Nuclear factor-κ B (NF-κB) is another transcription factor whose activity is modulated during infection (67–70). Although parasite modulation of NF-κB is debated in the Toxoplasma field, interest in this transcription factor was driven by two independent findings. First, loss of various NF-κB subunits leads to greater susceptibility during both acute and chronic infections (71–73). In addition, Toxoplasma prevents its host cell from undergoing apoptosis via NF-κB-dependent expression of pro-apoptotic genes (67, 74) (for a more detailed discussion of Toxoplasma regulation of host cell apoptosis, we direct readers to an excellent recent review (75)).

The NF-κB family is composed of five members: p50 (NF-κB1), p52 (NF-κB2), p65 (RelA), RelB, and c-Rel (76). In unstimulated cells, homo- or hetero-dimers of NF-κB are sequestered in the cytoplasm by a family of inhibitors, called IκBs (inhibitor of κ B). Activation of NF-κB is initiated by the degradation of IκB proteins. This occurs primarily via activation of kinases called IκB kinases (IKKs). When activated, IKK phosphorylates two serine residues in IκB, which leads to its ubiquitination and degradation by the proteasome. The NF-κB complex is then free to enter the nucleus where it can induce expression of specific genes that have NF-κB-binding sites in their promoter (77).

Activation of NF-κB by Toxoplasma is an area of controversy. Type I strains can transiently block NF-κB nuclear translocation in murine macrophages and human fibroblasts even though IKK activation and IκB degradation is not inhibited (70). This block in NF-κB translocation results in a decrease in the expression of inflammatory response genes such as IL-12p40 and TNF-α (70, 78). In contrast, NF-κB is in the nuclei of Toxoplasma-infected murine fibroblasts and the transcription factor plays a role in the induction of anti-apoptotic genes (63, 79). In infected murine fibroblasts, IκBα is phosphorylated but remarkably does not appear to be degraded (67). Instead, phosphorylated IκBα is found at the PVM where it may be phosphorylated by a parasite-encoded kinase (67, 80). Differences between these studies might be due to different host cell types and/or host species being used but are most likely not due to differences in parasite strains because these studies all used a type I strain. In other work, however, differences in NF-κB activation have been associated with strain type: type II but not type I strains induce nuclear translocation of NF-κB in murine splenocytes (81) and bone marrow-derived macrophages (82). Furthermore, several microarray studies have demonstrated that cells infected with type II parasites have higher levels of NF-κB-regulated genes compared with uninfected cells (47, 83).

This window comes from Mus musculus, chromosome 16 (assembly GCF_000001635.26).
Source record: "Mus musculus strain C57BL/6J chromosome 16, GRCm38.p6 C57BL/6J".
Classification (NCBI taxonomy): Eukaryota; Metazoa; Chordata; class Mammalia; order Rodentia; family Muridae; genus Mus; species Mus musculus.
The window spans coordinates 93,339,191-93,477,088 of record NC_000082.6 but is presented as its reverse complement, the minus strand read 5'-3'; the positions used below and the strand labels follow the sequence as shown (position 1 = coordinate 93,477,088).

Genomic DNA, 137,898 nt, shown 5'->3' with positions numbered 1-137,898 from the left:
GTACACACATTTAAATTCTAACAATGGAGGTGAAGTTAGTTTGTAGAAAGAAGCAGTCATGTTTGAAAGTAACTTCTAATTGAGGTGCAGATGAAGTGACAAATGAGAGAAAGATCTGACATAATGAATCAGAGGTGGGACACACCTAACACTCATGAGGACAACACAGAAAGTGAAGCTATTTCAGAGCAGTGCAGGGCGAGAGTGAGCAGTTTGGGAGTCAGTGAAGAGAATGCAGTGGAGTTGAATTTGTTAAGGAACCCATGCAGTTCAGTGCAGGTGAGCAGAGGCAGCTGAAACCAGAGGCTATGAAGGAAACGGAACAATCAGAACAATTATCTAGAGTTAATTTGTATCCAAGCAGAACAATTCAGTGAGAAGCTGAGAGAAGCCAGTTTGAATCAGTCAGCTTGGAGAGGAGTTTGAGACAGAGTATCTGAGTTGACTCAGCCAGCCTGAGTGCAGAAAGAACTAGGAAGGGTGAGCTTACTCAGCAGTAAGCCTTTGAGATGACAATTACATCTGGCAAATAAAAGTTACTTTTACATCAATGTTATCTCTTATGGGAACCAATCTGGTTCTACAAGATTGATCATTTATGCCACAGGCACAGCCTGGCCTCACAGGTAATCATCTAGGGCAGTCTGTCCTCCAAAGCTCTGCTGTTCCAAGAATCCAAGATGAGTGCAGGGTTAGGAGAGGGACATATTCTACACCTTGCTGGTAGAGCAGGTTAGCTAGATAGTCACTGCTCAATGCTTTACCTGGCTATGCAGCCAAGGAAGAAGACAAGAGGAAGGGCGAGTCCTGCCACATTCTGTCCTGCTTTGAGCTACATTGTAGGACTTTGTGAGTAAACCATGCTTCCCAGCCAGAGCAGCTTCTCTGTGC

The ability of Toxoplasma to establish a chronic, asymptomatic infection by converting into transmissible tissue cysts that remain hidden from the host's immune system is an important feature of the parasite's life cycle that allows it to be such a successful and wide-spread pathogen (84). To establish a chronic infection, bradyzoites must form and the host must control tachyzoite proliferation. Bradyzoite development is a complex process that consists of changes in parasite gene and protein expression with the goal to slow its growth and escape detection by the host's immune system (85). Thus, there is a decrease in the expression of immunogenic surface proteins, metabolic enzymes, and an increase in the abundance of genes that act to facilitate entry into Go.

In vitro, bradyzoite development can be triggered by factors that mimic immune-derived stressors such as high pH, IFNγ, nitric oxide, high temperature, nutrient starvation, or by some drugs used to treat Toxoplasma infections (31, 86–88). Thus, the parasite senses stress signals and uses these to develop into a persistent state that is relatively resistant to these stresses.

A role for the host cell in signaling tachyzoite to bradyzoite conversion was demonstrated by taking advantage of a drug, a trisubstituted pyrrole, designated Compound 1, which stimulated in vitro bradyzoite development (89). This drug acts by upregulating the abundance of the host gene CDA1, whose over expression leads to cell cycle arrest.

In primary muscle cells and neurons Toxoplasma spontaneously differentiates with high frequency into encysted bradyzoites, without the need for external stressors (90–92). Interestingly, neurons and muscle cells are terminally differentiated and permanently withdrawn from the cell cycle, which is in contrast to the typical cells most researchers use for Toxoplasma experiments (e.g. primary fibroblasts, macrophages, Vero cells, etc.). Together, these data suggest a model in which tachyzoite growth is favored inside of growing cells; but, when tachyzoites cannot manipulate the host's cell cycle (e.g. CDA1 upregulation or infection of terminally differentiated cells) bradyzoite development initiates. How the parasite senses replicating from non-replicating cells is not clear. One possibility is that infection of a terminally differentiated cells results in slower parasite growth, which is an important step in bradyzoite development (93, 94).